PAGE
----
Coming back to the feel, then, the cinematography by Harris Abdullah was also pleasant on the eye, with the bright and vivid colours in some scenes adding even more to this film’s charm. I felt that shooting in a country that’s not your own is a challenge in its own right, and noticed a couple of potentially complex shooting set ups, with a number of Steadycam shots to boot as well. Apparently they were working with a number of Turkish crew members, and while this is no bad thing, being far away from familiar contexts is always a challenge for many people. It’s no different to filmmakers, and I feel that this is a challenge the production team has met well.
To a certain extent, I was attracted to the way the story was told. Given the target market of this film, a strong element that was somewhat Islamic in a way was played out in a simple form. It is not the main thing of the film per se, which allowed for greater access to others, but I could detect the discord between more modern values and traditional ideals as well.
We can transplant a bit of that argument into the more national-based aspects as well. The experience of any Malaysian abroad, especially those involved in their studies, is amplified in a number of ways here, and I think they’re easy to relate to. The Maggi mee, for example, became a point of conflict between Harris and Dian at a point of the film; the simple fact is you don’t, under any circumstances whatsoever, mess with the Maggi supply of a Malaysian student studying overseas.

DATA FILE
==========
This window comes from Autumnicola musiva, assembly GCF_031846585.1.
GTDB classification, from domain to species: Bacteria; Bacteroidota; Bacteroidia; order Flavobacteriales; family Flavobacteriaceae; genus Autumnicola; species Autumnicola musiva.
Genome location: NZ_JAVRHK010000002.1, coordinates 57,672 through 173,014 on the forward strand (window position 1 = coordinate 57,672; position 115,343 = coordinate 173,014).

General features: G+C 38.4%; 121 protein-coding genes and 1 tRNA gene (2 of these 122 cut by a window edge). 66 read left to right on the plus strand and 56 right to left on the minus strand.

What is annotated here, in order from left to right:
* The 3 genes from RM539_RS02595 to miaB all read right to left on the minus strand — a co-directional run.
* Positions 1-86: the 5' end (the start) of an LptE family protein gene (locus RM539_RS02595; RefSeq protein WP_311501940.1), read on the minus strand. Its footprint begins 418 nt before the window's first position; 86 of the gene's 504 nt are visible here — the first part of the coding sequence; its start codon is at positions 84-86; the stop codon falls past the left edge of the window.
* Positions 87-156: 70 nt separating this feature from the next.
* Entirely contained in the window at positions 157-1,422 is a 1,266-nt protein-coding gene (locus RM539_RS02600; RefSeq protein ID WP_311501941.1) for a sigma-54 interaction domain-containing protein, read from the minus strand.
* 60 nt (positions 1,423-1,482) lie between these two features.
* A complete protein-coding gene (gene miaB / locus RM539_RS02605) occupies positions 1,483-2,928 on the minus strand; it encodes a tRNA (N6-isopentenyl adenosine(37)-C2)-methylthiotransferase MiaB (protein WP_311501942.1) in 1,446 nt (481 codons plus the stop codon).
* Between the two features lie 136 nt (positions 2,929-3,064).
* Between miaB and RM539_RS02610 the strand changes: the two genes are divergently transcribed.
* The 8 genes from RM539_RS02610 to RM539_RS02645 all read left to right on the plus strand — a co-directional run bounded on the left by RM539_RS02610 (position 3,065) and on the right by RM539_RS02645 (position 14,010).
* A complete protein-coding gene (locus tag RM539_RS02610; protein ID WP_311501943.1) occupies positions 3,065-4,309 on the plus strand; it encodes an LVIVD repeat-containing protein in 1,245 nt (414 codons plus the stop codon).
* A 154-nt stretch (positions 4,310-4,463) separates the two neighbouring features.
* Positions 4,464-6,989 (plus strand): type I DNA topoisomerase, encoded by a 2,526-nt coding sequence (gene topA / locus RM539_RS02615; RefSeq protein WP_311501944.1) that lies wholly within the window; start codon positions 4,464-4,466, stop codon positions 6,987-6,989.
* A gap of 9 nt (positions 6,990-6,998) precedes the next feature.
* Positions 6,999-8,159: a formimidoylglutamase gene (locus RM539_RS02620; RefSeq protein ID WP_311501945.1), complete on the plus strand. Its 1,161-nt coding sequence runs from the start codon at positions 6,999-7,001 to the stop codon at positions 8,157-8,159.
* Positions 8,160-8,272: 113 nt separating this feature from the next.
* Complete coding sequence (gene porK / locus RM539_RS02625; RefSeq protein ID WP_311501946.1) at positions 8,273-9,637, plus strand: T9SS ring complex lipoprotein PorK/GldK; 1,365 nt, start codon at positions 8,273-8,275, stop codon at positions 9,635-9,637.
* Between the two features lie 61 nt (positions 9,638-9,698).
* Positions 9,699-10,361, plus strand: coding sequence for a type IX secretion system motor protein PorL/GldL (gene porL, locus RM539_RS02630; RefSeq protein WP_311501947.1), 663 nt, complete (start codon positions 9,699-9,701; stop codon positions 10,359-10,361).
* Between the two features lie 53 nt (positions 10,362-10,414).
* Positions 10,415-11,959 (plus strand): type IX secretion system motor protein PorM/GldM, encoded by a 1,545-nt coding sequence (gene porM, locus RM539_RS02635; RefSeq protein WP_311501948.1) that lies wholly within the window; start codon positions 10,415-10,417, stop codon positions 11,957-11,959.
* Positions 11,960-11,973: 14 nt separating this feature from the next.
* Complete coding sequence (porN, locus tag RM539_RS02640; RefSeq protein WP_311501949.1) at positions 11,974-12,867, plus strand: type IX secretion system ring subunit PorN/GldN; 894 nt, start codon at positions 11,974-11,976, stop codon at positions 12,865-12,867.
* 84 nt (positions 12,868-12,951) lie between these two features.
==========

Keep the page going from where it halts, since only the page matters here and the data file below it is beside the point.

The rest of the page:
All this worked out fairly well, given that Nestle was one of the supporting companies on this production. Speaking of which, the Turkish authorities was involved in this as well, which suggests of a strong emphasis on displaying the city as a potential tourist attraction to the film’s audience. A number of other governments and authorities around the world has woken up to the potential of film as a promotional tool. I am aware of Seoul aggressively offering a tax rebate on productions shot within its city limits, for example, which has allowed for many companies to take advantage by going there, cramming in the hours in a packed shooting schedule with a smaller crew. In the promotion, though, it is merely understood by many as “Oh, diaorang buat filem tu kat Korea! Mesti best!” I felt a similar undercurrent for this film as well amongst the general public when it was released.
One other thing: at around the same time, I remember reading an interview with one of the film’s primary movers (probably Lisa herself), stating that the film is one of the few to be granted enough access to shoot inside some of Turkey’s landmarks. This is a condition not granted even to big budget Hollywood films such as ‘Skyfall’, which was also shot in Turkey. Of course, she didn’t really mention how ‘Istanbul Aku Datang!’ probably has a lower pyrotechnics and stunt budget in comparison to any James Bond film (even from five decades ago), but it does not make this an unwelcome little addition to such big budget mainstream films.
In reality and reelity, this (and the Maggi above) becomes something more significant. I think as a whole, I can use that very sentence for this film as well. We rarely get such films produced on a regular enough basis. I find this to be an interesting, fun and unique addition to what can become a staid landscape of Malaysian cinematic expressions at the best of times.
Fikri hopes that more of such films will consider venturing beyond our own borders. This film was nominated in the Best Actress (Lisa Surihani), Best Cinematography (Harris Hue Abdullah), Best Editing (Wong Hui Lynn) and Best Original Theme Song (Tomok and Rafidah Abdullah) categories at the 26th Malaysian Film Festival.
Featured image credit: Snax Xpress